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United States v. Matlock
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One who has common authority/sufficient relationship to property can give consent to search (e.g. live-in girlfriend) (however, if 2 separate, divided room, the other person can give consent to search the common areas, but not your own private room)
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Illinois v. Rodriguez
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If pigs can rely on reasonable belief that 3rd party has authority to consent, then search is Constitutional.
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Camara v. Municipal Court of San Francisco
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Special needs: Admin searches require PC & warrant PC = admin/legislative standards apply PC not based on individualized suspicion this is a special needs search case – not done for normal law enforcement policies 2 scenes when we can have a standard less than PC less intrusive (terry) different need (camara) it’s reasonable if interests of gov’t outweigh private interests of individual
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Ferguson v. City of Charleston
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(hospital collecting urine samples from pregnant women) not a special needs search when law enforcement involved initially to gain/preserve evidence of crime
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Florence v. Burlington County
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– strip search before entering prison reasonable without RS – deference to prison officials when policy applies to every inmate – preventing drugs/weapons from entering prison is not ordinary law enforcement, it’s a different special need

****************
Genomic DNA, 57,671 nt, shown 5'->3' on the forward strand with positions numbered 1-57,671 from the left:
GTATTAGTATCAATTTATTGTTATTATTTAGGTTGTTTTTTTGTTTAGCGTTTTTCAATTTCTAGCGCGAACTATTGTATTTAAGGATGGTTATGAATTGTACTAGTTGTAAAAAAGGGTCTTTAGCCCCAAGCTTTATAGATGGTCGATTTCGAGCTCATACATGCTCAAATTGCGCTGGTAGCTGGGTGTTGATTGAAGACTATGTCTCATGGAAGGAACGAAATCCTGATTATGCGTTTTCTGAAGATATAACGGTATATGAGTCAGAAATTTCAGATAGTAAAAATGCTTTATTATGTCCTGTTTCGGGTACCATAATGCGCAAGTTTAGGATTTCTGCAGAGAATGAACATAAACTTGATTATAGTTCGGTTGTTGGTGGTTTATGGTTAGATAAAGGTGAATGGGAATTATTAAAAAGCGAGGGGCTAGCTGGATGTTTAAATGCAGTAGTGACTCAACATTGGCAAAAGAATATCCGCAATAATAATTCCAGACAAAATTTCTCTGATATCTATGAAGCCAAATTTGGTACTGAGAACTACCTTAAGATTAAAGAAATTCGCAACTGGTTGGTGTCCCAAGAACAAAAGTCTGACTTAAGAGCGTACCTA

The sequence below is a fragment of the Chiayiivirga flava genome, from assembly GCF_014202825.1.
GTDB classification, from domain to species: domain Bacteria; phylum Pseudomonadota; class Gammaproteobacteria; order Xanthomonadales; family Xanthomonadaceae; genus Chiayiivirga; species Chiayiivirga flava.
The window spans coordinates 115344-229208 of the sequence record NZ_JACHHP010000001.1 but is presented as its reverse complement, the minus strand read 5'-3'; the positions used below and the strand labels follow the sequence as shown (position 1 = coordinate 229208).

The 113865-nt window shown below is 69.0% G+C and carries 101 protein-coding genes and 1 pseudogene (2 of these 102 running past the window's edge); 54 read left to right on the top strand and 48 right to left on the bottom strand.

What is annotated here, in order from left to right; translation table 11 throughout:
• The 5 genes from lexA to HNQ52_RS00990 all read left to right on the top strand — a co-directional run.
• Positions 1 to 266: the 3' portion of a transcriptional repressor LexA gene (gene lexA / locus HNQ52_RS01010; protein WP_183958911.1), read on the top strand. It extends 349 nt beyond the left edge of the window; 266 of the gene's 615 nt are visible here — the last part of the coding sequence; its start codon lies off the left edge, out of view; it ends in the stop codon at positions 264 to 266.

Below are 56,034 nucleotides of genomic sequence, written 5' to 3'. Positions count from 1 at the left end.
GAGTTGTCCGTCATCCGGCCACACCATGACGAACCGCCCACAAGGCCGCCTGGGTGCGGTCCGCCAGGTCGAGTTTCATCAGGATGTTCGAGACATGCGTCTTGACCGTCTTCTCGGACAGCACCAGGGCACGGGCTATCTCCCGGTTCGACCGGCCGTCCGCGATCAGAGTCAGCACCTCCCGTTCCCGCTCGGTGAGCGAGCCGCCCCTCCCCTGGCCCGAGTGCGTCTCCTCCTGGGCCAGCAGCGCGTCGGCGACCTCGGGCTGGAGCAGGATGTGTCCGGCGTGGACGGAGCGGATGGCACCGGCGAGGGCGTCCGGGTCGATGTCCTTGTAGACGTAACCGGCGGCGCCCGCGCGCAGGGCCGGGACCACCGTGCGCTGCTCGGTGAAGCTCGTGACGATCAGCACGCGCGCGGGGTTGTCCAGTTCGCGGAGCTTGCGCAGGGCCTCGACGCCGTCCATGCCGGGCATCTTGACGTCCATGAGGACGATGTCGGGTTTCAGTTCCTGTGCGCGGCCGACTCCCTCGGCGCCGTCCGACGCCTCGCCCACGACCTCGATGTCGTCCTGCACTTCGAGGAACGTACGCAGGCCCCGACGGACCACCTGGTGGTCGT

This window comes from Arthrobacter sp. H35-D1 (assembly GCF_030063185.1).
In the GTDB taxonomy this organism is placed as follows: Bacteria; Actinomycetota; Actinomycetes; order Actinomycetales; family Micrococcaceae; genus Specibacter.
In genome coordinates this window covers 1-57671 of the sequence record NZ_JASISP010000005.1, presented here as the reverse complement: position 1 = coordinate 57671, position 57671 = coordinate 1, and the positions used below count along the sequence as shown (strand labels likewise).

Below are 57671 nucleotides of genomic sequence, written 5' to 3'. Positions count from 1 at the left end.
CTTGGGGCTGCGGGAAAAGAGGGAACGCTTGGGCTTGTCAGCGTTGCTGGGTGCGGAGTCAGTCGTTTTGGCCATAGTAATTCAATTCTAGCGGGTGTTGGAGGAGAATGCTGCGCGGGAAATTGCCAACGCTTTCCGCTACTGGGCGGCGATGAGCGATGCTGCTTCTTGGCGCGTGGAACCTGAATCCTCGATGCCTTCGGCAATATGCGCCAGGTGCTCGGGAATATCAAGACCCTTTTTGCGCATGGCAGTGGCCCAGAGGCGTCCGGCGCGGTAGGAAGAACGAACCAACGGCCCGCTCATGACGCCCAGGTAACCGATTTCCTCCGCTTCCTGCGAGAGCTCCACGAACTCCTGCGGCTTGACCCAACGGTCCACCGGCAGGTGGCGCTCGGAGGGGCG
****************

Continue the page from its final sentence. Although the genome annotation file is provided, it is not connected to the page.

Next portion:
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Board of Education v. Earls
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special needs -Students have lesser degree of privacy – students participating in extracurricular activities have even lesser expectation of privacy – urine drug test reasonable without RS or evidence of a drug problem in the school – remember special needs (other than ordinary needs of law enforcement) = balancing privacy intrusion v. special needs of gov’t
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School District v. Redding
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scope of search must be reasonably related to the justification for the search factors for reasonableness of scope: age gender (non-exclusive) a strip search (like in this case) is more intrusive – requires additional justification
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National Treasury Employee’s Union v. Von Raab
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– special needs: customs employees had to have urine tested to be be promoted to certain positions – testing was justified, even though no empirical data of a the need for one
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City of Ontario v. Quon
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– if justified at inception/ reasonably related in scope, special needs can justify reading transcript of texts – data point for r’s’bleness of special needs searches